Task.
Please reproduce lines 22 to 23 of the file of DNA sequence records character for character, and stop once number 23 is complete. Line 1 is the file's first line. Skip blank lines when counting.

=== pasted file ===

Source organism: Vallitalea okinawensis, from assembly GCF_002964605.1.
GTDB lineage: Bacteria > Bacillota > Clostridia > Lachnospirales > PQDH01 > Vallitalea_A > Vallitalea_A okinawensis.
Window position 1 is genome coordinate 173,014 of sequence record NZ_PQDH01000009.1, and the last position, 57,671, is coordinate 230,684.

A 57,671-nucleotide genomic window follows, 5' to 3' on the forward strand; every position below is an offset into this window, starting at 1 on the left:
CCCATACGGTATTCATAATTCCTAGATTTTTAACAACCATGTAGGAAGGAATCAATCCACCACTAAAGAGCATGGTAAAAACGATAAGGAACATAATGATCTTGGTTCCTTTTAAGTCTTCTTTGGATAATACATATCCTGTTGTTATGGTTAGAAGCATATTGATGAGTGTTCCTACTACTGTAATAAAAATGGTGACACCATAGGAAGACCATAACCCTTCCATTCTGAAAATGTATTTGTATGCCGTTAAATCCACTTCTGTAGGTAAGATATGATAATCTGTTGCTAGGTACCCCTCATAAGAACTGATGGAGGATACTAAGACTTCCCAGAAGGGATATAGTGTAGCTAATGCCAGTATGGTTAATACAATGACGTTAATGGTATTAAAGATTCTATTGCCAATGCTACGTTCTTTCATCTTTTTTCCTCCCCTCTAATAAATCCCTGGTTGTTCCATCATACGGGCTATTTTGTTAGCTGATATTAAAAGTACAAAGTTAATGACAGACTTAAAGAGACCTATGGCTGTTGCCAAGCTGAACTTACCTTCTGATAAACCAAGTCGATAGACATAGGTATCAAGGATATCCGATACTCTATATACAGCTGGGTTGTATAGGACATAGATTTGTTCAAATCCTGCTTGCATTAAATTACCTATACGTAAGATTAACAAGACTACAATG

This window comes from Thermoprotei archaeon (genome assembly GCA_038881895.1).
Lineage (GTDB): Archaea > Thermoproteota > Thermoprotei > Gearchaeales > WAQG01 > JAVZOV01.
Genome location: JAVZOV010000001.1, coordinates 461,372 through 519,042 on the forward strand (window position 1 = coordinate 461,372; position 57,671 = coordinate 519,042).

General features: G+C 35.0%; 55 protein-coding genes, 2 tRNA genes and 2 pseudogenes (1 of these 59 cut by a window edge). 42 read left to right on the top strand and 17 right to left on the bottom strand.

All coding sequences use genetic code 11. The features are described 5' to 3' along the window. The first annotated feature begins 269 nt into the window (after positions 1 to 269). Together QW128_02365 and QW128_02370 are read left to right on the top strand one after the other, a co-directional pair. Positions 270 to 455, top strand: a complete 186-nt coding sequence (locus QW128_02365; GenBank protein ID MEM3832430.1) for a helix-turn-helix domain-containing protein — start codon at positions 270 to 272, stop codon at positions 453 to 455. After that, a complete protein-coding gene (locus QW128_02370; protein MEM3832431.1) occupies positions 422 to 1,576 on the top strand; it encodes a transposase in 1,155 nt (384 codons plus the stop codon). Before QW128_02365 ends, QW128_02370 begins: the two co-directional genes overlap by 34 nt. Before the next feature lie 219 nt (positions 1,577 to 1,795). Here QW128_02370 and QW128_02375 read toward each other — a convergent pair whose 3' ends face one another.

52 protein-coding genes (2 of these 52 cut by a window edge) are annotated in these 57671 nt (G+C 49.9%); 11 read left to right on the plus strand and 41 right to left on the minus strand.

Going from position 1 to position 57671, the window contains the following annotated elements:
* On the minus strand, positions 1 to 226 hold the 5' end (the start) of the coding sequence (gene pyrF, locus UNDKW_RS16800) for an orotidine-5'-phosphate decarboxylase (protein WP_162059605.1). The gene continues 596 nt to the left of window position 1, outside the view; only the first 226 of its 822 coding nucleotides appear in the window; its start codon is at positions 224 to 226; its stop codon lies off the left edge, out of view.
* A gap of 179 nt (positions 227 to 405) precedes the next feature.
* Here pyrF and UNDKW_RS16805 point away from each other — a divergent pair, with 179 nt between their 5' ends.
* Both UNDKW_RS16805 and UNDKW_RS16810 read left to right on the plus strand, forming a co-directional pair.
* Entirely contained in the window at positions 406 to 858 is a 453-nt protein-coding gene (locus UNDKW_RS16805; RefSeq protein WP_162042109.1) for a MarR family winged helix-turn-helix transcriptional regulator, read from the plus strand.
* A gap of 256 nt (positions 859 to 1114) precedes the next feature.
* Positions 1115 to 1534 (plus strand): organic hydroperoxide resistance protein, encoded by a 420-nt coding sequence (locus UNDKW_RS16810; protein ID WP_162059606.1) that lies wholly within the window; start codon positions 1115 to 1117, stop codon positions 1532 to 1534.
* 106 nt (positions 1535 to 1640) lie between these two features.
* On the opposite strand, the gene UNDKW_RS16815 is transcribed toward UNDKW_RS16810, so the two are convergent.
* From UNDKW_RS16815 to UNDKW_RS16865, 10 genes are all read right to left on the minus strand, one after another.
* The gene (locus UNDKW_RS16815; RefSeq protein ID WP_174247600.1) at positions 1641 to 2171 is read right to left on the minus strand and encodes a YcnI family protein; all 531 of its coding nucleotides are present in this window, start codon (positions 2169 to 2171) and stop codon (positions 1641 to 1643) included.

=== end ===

* From UNDKW_RS16815 to UNDKW_RS16865, 10 genes are all read right to left on the minus strand, one after another.
* The gene (locus UNDKW_RS16815; RefSeq protein ID WP_174247600.1) at positions 1641 to 2171 is read right to left on the minus strand and encodes a YcnI family protein; all 531 of its coding nucleotides are present in this window, start codon (positions 2169 to 2171) and stop codon (positions 1641 to 1643) included.